2010 Ryder Cup: What Did Rory McIlroy Gain from Calling Out Tiger Woods?

Ron FurlongAnalyst IIAugust 24, 2010

DUBLIN, OH - JUNE 02:  Tiger Woods (L) and Rory McIlroy of Northern Ireland wait in a fairway during the Memorial Skins Game prior to the start of the 2010 Memorial Tournament at the Muirfield Village Golf Club on June 2, 2010 in Dublin, Ohio.  (Photo by Scott Halleran/Getty Images)
Scott Halleran/Getty Images

Here is a quick pop quiz for Rory McIlroy, should he choose to accept it.

Question one: What do you never do when you are the heavy favorite going into a competition?

Don't know, Rory?

Let me try the second question. Do you think waking a sleeping giant is a particularly smart thing to do?

Still don't have an answer?

Last question. Do you remember what happened to Stephen Ames and Rory Sabbatini when they called out Tiger Woods?


Rory, you failed. The answers were:

1. When you are a heavy favorite, you don't give your competition any reason to fight. You don't stir the pot.

2. It is best to leave the giant sleeping.

3. Ames and Sabbatini ended up wishing they hadn't.

When Rory McIlroy decided to tell the world he wanted Tiger Woods to make the U.S. Ryder Cup team because no one on the Euro team feared him, Colin Montgomerie must have rolled his big Scottish eyes and cringed. Colin would know better.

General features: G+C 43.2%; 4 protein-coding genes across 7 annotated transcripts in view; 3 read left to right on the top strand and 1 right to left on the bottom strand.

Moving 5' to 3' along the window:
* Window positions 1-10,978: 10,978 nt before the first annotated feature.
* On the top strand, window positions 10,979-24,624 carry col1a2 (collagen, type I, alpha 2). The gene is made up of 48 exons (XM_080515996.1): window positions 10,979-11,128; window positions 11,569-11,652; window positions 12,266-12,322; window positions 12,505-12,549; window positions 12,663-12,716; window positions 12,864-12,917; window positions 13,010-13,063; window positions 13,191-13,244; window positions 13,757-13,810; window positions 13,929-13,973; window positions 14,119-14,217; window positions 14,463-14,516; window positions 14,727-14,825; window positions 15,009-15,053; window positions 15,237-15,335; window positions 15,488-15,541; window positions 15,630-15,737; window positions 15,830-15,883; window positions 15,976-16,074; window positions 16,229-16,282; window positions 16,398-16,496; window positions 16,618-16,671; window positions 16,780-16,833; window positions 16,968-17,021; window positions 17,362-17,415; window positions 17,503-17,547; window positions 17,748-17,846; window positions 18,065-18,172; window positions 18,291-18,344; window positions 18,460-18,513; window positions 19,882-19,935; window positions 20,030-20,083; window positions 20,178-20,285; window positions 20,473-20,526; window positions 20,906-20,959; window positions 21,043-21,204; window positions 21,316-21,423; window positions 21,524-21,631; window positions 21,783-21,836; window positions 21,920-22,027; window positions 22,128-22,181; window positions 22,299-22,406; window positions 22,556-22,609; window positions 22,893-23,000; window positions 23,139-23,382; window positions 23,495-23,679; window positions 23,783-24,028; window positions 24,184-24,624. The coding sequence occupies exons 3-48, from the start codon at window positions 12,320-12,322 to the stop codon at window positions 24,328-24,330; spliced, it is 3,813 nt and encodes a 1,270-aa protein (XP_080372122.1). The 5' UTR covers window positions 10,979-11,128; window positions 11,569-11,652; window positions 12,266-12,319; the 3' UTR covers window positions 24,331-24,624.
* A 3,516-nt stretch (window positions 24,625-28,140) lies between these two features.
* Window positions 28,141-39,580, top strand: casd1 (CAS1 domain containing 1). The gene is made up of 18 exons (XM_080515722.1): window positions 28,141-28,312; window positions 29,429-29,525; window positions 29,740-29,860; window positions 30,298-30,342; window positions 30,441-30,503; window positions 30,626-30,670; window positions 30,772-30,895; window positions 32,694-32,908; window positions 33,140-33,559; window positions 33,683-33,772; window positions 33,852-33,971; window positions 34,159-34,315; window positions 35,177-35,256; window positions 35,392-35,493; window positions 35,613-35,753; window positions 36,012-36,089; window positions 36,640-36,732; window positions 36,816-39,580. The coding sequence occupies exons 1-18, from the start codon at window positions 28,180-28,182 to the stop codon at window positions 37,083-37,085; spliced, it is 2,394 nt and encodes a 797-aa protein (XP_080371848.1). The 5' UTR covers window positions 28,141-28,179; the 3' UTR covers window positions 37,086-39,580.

Colin Montgomerie, the captain of the European Ryder Cup squad, knows his team is a heavy favorite to win back the cup. American golf hasn't had such a tough year in ages—not only in major championships, but in many of the PGA events throughout the year.

The Euros own golf right now, and they know it. And what do you do when you're a heavy favorite heading into an event like the Ryder Cup? You don't, under any circumstances, light a fire under your opponent.

Yet that is exactly what McIlroy's comments did, despite whatever ill-conceived reason he had for opening his mouth in the first place.

Tiger Woods is going to make the U.S, team, and it has nothing to do with anything Rory McIlroy says or doesn't say. Therefore, McIlroy is going to get his wish. He and his comrades will indeed get to play Tiger Woods.

Be careful what you wish for.

Tiger is about as down and out as he's ever been, and ever likely to be. His swing is in renovation and his confidence is low. How do you keep him there? You don't stir him up. You don't give him a reason to regain that edge.

Perhaps the greatest golfer the world has ever known is stuck in his own private nightmare. He hasn't been able to wake himself from it. The last thing you really want to do if you are 21-year-old Rory McIlroy is wake Tiger up from that nightmare.

Rory, you should have let him sleep.

"I would love to face him," McIlroy told the BBC. "Unless his game rapidly improves...I think anyone in the European team would fancy their chances against him."

Colin Montgomerie's first major act as captain of this team should be to silence his squad from making anymore of these kinds of statements.

And his second job might be to figure out a way to keep Rory McIlroy from going head to head against Tiger Woods in Wales.

Just a suggestion.